From: Captain Paul <jensen_53@...>
            To: mirageownersclub@yahoogroups.com
            Sent: Sunday, May 13, 2012 10:34 PM
            Subject: Re: [Mirage Owners Club] Spring

             
            Yep, I did that a couple years ago and also like it for single handed sailing. The only problem with this setup is you get all of the sail or none. It is a great option and I wouldn't be without it. Finished waxing my boat today and if anyone is wondering about a superb wax use 3M Ultra Marine, it does a great job. Still waiting for summary photos from a 5.5 owner doing a pin replacement. Have a great week all.
            Captian Paul

            --- In mirageownersclub@yahoogroups.com, Marc Lipsius <mlipmd@...> wrote:
            >
            > Instead of a furler, rig up a downhaul up to the head of the jib, led from a turning block at the tack fitting back to the cockpit to a small cleat. It makes pulling down the jib almost no effort and keeps the sail down on the deck to deal with it later. I did that on my boat and not only did it make the job easier, but it enabled single handed sailing no problem at all.
            >
            >
            >
            > ________________________________
            > From: Captain Paul <jensen_53@...>
            > To: mirageownersclub@yahoogroups.com
            > Sent: Saturday, May 12, 2012 10:01 PM
            > Subject: [Mirage Owners Club] Spring
            >
            >
            >  
            > Wow, what a long time with no messages. I suspect you are all out sailing or working on your boats. I washed and waxed most of mine today and tomorrow i re-install the life lines and wax the bottom. I waxed the no-skid for the first time and it looks good. I also plan to put a few coats of varnish on the grab rails, hatch guides and
            > gas door supports. I bought a whisker pole at christmas and will install soon. Anyone have a guide on how high to mount the cleat? I really want a furler but hard to swallow the price. Happy sailing all.
            > Chaptain Paul
            > DISCOVERY
            >



          • Captain Paul
            This is information I did nt know and it makes sense. Another question - in what sequence do you de-power your sail plan? Here is my guess from most to least.
            Message 5 of 7 , May 15 6:12 PM
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              This is information I did'nt know and it makes sense. Another question - in what sequence do you de-power your sail plan? Here is my guess from most to least.
              gennaker and main
              150 jib and main
              100 jib and main
              Not sure from here, perhaps
              Reefed main and 100 jib
              Main only
              Reefed main.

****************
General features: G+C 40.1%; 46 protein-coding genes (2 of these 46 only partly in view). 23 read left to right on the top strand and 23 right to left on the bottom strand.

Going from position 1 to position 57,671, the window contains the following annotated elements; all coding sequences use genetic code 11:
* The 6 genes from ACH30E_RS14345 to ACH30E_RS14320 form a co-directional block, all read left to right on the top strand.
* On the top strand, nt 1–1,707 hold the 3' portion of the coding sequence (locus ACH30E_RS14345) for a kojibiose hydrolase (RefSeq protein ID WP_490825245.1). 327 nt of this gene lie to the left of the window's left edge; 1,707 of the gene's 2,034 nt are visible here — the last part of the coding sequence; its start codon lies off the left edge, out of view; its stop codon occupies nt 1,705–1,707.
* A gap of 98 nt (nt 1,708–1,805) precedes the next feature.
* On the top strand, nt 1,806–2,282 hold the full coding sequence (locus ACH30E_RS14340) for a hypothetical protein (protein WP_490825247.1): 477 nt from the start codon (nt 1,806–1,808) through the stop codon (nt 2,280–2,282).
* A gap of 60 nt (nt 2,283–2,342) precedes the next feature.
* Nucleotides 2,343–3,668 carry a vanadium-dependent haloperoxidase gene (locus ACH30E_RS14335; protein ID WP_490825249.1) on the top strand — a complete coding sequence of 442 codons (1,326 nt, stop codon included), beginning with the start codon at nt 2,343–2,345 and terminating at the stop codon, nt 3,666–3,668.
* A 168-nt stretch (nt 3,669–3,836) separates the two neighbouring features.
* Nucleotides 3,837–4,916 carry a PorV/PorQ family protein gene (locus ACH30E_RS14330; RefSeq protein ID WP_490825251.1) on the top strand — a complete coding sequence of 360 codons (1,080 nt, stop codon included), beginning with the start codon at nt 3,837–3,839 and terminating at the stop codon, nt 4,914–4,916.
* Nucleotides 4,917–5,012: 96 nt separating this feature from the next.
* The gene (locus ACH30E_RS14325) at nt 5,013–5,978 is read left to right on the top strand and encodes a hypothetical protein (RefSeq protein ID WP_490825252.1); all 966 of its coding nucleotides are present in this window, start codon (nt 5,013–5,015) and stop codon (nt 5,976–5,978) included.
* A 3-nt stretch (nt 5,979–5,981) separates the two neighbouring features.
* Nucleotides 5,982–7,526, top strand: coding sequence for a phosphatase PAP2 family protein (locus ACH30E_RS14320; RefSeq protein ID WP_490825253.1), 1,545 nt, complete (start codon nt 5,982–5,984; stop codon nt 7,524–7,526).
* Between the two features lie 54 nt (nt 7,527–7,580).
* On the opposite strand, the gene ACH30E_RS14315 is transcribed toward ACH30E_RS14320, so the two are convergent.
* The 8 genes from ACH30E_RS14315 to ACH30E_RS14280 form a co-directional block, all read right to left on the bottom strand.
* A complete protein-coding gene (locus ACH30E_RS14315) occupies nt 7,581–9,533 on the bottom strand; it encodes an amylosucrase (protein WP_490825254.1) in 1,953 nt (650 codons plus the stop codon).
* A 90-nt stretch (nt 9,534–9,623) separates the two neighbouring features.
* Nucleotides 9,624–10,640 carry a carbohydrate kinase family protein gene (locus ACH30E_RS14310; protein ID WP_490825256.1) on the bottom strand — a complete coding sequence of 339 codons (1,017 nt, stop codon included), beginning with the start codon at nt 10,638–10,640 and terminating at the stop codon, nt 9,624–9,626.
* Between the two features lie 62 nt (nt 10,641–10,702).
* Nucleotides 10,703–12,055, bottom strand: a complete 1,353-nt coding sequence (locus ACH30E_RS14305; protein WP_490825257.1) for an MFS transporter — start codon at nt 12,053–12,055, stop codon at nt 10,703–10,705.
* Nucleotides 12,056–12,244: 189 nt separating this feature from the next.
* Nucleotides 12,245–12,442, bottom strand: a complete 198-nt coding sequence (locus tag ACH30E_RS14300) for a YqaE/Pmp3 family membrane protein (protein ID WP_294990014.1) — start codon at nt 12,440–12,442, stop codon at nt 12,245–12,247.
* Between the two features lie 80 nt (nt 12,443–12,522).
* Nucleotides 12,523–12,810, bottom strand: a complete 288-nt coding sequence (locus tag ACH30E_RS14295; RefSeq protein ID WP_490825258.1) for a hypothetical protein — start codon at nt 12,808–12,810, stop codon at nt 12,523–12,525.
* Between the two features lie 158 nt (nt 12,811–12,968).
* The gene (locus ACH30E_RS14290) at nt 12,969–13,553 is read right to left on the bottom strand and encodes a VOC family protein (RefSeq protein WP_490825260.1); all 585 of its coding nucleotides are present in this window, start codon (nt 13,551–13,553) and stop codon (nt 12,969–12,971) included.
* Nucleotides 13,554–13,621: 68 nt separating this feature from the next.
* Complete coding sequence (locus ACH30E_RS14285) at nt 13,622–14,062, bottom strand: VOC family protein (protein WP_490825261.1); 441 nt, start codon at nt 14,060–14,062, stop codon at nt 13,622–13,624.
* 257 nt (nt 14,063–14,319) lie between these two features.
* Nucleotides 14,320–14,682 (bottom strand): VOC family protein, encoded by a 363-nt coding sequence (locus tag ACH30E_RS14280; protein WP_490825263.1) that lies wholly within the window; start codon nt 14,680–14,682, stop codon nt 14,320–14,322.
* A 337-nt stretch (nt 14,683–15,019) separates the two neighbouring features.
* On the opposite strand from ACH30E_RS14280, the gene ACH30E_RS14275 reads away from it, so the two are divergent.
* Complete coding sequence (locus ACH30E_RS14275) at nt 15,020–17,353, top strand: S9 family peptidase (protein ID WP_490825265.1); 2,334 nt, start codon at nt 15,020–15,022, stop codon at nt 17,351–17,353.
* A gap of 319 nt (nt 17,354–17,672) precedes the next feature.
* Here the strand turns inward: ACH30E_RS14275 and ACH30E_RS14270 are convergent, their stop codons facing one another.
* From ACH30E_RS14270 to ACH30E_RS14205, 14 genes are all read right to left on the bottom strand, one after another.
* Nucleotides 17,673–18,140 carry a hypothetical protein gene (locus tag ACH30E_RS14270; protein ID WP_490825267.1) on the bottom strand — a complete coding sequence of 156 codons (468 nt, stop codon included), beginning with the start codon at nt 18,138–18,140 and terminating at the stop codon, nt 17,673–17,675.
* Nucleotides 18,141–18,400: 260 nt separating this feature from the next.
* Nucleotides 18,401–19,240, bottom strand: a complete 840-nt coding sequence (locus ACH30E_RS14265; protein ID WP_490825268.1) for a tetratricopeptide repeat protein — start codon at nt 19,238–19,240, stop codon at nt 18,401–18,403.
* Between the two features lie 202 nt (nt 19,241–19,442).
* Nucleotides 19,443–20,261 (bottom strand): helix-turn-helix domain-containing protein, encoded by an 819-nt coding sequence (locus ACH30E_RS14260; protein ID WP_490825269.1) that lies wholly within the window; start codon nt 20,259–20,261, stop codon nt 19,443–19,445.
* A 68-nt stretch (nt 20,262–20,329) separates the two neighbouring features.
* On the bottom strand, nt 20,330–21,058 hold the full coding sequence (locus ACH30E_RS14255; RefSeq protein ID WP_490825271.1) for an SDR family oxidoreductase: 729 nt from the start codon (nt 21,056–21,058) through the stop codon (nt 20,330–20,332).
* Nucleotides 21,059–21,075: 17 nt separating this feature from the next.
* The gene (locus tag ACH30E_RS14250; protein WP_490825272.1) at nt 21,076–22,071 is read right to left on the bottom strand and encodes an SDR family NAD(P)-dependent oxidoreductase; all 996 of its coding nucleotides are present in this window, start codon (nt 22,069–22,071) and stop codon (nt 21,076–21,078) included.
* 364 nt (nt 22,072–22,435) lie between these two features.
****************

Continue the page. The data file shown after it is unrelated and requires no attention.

What do you guys think?
              Thanks, Paul.
              DISCOVERY

              --- In mirageownersclub@yahoogroups.com, Marc Lipsius <mlipmd@...> wrote:
              >
              > Most of the roller furling systems are not roller reefing for the jib - unless the sail has been specially constructed with a large foam luff in the center of it, the sail is very baggy in the middle and won't set well. You can't flatten it in a stiff breeze and the bagginess is a detriment, sort of defeats the purpose of rolling it up part way, plus the center of effort of the sail is too high. If you're looking for roller furling to enable roller reefing of the jib, that's an expensive and poor way to go. Better off getting a smaller working jib if you go out in or are expecting heavy air. And you can always reef the main instead of trying to partly furl up the jib,
              >
              >
              >
              > ________________________________
              > From: Captain Paul <jensen_53@...>
              > To: mirageownersclub@yahoogroups.com
              > Sent: Sunday, May 13, 2012 10:34 PM
              > Subject: Re: [Mirage Owners Club] Spring
              >
              >
              >  
              > Yep, I did that a couple years ago and also like it for single handed sailing. The only problem with this setup is you get all of the sail or none. It is a great option and I wouldn't be without it. Finished waxing my boat today and if anyone is wondering about a superb wax use 3M Ultra Marine, it does a great job. Still waiting for summary photos from a 5.5 owner doing a pin replacement. Have a great week all.
              > Captian Paul
              >
              > --- In mirageownersclub@yahoogroups.com, Marc Lipsius <mlipmd@> wrote:
              > >
              > > Instead of a furler, rig up a downhaul up to the head of the jib, led from a turning block at the tack fitting back to the cockpit to a small cleat. It makes pulling down the jib almost no effort and keeps the sail down on the deck to deal with it later. I did that on my boat and not only did it make the job easier, but it enabled single handed sailing no problem at all.
              > >
              > >
              > >
              > > ________________________________
              > > From: Captain Paul <jensen_53@>
              > > To: mirageownersclub@yahoogroups.com
              > > Sent: Saturday, May 12, 2012 10:01 PM
              > > Subject: [Mirage Owners Club] Spring